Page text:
Machines can take over from gemologists in grading 2 of the gems’ famous 4 C’s, says Sarine Technologies.

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Nov 13, 2016

Primates Regain Control of Paralyzed Limb with Wireless Bridge Between Brain and Spine

Posted by in categories: biotech/medical, neuroscience

It won’t be long now for humans.

A site dedicated to the sciences, recent scientific discoveries and advances.

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Nov 13, 2016

Deep Learning Speeds Up Cancer Research

Posted by in categories: biotech/medical, robotics/AI

A research team in the US has created a software that can quickly identify the information in cancer reports that would not only save time and work-hours but also reveal overlooked avenues in cancer research.

Don’t Miss: Hatchimals in Stock at Walmart

Much of the cancer-related data is drawn from electronic, text-based clinical reports that must be manually curated — a time-intensive process — before it can be used in research.

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Nov 13, 2016

Why the Future of Data Centers Could Be in the Oceans

Posted by in categories: computing, futurism

This research has been going on for a very long time.

Researchers at the National Institute of Informatics are closing in on a solution to keep computers cool by submerging them under water. How will such research benefit the computer industry? What are the implications of such technology?

Underwater computers sound idea but, when you look at the amount of power dissipated by computers, the idea becomes less bizarre.

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Nov 13, 2016

Before you sign up for a self-driving car, pay attention to hacker Charlie Miller

Posted by in categories: robotics/AI, security, transportation

No autonomous cars, planes, ships, weapons (not sure I would even still want these), and other robots for me until we have our Net and other infrastructure replaced with QC.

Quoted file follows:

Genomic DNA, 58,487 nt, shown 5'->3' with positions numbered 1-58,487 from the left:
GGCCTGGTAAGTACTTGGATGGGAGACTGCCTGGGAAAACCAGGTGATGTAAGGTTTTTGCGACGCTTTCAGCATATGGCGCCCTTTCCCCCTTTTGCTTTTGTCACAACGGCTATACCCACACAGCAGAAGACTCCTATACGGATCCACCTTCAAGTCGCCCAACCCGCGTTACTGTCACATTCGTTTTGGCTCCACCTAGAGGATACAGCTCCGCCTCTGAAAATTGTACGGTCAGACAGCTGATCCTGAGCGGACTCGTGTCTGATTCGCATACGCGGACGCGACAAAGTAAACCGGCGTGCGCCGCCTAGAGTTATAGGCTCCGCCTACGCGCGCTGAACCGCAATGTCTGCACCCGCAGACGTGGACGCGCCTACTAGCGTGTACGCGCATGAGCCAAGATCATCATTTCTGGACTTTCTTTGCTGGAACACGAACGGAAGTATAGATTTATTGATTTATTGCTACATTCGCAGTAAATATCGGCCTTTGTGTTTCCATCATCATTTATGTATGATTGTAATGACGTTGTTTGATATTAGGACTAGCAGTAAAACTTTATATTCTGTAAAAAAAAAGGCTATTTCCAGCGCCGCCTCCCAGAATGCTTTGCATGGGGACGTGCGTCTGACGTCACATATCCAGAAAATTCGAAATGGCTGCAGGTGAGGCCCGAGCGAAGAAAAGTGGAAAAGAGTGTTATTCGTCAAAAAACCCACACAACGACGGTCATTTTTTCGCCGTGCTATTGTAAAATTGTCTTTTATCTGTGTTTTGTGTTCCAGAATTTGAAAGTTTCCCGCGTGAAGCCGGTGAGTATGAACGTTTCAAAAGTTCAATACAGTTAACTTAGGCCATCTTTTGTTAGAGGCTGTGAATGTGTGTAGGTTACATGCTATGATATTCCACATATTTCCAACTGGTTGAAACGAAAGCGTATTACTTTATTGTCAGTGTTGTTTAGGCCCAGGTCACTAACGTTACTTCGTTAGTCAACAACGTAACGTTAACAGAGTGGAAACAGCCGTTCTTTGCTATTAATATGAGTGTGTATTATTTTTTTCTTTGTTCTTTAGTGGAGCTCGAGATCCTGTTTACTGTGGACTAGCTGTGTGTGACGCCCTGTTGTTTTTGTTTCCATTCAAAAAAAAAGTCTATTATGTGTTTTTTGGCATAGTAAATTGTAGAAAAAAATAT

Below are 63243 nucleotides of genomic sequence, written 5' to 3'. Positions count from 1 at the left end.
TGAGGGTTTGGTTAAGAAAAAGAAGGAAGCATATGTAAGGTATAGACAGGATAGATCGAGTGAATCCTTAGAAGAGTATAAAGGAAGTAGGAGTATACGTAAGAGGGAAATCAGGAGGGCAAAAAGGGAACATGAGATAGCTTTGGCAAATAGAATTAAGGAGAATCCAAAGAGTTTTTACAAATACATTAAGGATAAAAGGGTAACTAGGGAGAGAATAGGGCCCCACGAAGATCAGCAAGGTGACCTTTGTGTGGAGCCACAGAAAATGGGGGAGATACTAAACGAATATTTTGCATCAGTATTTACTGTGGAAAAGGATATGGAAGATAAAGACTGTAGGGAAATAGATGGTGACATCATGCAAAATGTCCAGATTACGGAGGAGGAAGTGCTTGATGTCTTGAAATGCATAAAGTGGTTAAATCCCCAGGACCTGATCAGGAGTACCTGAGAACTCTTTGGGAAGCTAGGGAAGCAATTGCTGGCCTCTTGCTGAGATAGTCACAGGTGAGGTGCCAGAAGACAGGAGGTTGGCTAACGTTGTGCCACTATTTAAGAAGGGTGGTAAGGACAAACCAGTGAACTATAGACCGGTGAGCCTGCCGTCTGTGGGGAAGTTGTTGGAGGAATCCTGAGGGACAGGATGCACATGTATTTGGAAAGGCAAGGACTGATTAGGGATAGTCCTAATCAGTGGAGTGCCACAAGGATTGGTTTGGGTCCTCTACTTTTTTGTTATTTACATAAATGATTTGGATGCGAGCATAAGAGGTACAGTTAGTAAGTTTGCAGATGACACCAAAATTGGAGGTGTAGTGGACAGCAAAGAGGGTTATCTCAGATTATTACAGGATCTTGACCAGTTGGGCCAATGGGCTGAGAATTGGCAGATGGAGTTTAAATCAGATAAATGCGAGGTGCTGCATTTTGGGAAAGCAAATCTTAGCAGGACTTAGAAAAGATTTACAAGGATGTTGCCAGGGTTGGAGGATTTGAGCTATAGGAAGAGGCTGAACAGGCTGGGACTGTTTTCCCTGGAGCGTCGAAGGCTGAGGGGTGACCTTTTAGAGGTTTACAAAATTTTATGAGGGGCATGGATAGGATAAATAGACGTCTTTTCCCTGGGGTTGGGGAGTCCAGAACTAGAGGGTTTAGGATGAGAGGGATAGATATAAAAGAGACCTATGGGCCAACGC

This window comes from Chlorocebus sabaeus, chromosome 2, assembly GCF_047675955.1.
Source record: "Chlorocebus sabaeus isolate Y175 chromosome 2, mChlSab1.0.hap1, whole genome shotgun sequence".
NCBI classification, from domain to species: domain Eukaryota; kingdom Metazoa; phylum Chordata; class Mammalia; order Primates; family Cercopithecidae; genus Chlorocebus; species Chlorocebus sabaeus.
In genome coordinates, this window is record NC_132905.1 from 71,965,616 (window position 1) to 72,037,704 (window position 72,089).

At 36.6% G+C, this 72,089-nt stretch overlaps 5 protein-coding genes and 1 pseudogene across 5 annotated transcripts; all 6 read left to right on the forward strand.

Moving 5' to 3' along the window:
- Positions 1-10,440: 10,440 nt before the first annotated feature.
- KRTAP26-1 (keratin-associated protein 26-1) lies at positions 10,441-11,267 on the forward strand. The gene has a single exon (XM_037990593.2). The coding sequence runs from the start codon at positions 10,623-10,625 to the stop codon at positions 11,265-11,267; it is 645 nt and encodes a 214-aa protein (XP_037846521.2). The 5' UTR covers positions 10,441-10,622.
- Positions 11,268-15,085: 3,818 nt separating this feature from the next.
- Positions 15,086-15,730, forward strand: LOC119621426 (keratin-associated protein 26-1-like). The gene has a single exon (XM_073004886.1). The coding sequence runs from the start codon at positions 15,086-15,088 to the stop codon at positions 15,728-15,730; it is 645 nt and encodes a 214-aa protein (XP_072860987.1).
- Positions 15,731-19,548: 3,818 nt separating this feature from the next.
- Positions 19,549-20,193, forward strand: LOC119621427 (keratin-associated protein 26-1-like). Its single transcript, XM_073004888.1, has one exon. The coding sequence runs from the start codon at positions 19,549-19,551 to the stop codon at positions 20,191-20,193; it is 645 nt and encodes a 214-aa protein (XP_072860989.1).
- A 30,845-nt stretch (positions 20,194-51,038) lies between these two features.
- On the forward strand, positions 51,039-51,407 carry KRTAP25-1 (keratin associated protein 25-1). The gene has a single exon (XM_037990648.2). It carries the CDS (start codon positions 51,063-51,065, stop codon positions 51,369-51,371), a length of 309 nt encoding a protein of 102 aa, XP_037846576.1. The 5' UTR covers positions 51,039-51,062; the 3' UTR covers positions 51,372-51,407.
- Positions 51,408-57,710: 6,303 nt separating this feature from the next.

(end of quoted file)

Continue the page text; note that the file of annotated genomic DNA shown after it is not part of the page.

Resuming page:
It seems that all of Silicon Valley is designing artificial intelligence for driverless cars. But before we hand over our driving to computers, Charlie Miller, a well-known computer security researcher, would like car companies to pay attention to security.

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Nov 13, 2016

China adopts cybersecurity law in face of overseas opposition

Posted by in categories: business, cybercrime/malcode, internet, law

Wonder how Tim Cook, Satya & Bill, and Eric and Sergey will respond.

Overseas critics of the law argue it threatens to shut foreign technology companies out of various sectors. PHOTO: REUTERS

BEIJING: China adopted a controversial cybersecurity law on Monday to counter what Beijing says are growing threats such as hacking and terrorism, although the law has triggered concern from foreign business and rights groups.

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Nov 13, 2016

China’s shopping craze turns into environmental nightmare

Posted by in category: sustainability

Where is Waste Management (WM) when you need them. Looks like a golden opportunity for those in the trash and recycle industry.

BEIJING — China’s Singles Day, the world’s biggest shopping extravaganza that fell on Nov 11, saw bargain hunters spend 10 billion yuan (S$2.07 billion) in just seven minutes on the country’s largest online-shopping site, Alibaba’s Tmall, last Friday after midnight.

But the spending orgy could choke landfills and take a huge toll on the environment, employees of waste-disposal and recycling firms say.